ul imutta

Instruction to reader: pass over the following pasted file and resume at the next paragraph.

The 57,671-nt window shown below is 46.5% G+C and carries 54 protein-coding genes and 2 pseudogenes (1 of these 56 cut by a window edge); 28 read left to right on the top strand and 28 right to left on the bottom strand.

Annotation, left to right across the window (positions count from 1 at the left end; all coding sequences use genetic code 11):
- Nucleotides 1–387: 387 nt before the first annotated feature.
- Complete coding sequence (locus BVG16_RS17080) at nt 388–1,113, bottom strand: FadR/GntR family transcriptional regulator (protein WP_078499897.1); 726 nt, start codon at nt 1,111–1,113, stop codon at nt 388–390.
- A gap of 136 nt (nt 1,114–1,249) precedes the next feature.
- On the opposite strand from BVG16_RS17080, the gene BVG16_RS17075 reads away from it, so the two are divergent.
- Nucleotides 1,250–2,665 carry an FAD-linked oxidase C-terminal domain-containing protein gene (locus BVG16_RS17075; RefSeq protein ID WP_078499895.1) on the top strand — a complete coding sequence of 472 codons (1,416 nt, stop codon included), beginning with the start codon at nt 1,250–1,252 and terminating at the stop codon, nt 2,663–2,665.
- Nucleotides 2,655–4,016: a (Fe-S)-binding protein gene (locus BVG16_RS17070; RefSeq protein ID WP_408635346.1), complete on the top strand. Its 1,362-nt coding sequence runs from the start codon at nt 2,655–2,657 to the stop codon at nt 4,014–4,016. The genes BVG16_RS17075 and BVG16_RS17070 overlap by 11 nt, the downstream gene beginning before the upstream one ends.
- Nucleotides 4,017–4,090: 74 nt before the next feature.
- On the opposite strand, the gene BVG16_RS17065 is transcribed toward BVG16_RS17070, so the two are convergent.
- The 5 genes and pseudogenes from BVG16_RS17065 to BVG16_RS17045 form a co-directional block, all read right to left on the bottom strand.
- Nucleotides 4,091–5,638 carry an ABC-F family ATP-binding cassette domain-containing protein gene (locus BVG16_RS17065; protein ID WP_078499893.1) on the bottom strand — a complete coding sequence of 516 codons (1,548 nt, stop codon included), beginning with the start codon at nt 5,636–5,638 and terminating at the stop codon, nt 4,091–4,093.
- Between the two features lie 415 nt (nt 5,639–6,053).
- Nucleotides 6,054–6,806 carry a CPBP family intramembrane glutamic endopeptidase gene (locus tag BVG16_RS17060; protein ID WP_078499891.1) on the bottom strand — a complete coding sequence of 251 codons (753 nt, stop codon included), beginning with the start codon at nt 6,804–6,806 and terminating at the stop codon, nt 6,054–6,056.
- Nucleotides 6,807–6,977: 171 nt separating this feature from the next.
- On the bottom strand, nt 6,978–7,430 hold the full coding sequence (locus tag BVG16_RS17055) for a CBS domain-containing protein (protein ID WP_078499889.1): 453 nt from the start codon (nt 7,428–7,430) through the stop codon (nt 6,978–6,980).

It is not easy to say where the idea of the celestial origin of iron was born (Johnson & Tyldesley, et. al. 2013; Thilo & Tams, et. al. 2013). It is found in the Egyptian myth of the phoenix. On the Metternich stele, which dates to the 30th dynasty (Nectanebo II, 360-343 B.C.), Isis addresses these words to Osiris: "You will not die from the heat (t3w) of the poison. You are the great heron (bnw) who was born on the top of a willow (ṯr.t) in the house of the Great Magistrate in Heliopolis" (Borghouts 1978: 70; Belluccio 1993: 23). There is an on-going discussion about the origin of the so-called benben stone in Heliopolis (Meltzer 2002). For my purpose: to show that Eve and the beginning of Biblical history are dependent on an Anatolian milieu, I will focus on a recurring formula in the Babylonian legal language: ul imutta,"they will not die", that would be thus paraphrased: a AN.BAR (parzilli) u-nu "they are iron" (Levine, 2011: 77); (Vidal-Naquet 2006: 220). It is a common expression in Nabonedo's times (555-539 B.C.) (Alparslan & Doğan-Alparslan 2011) and it matches the promise of the serpent to the first couple: "You shall by no means die"; (lōʾ mt temūtn, Gn 3:4b) against the warning previosuly given by God: "You will surely die" (mt tamt) (Gn 2:17)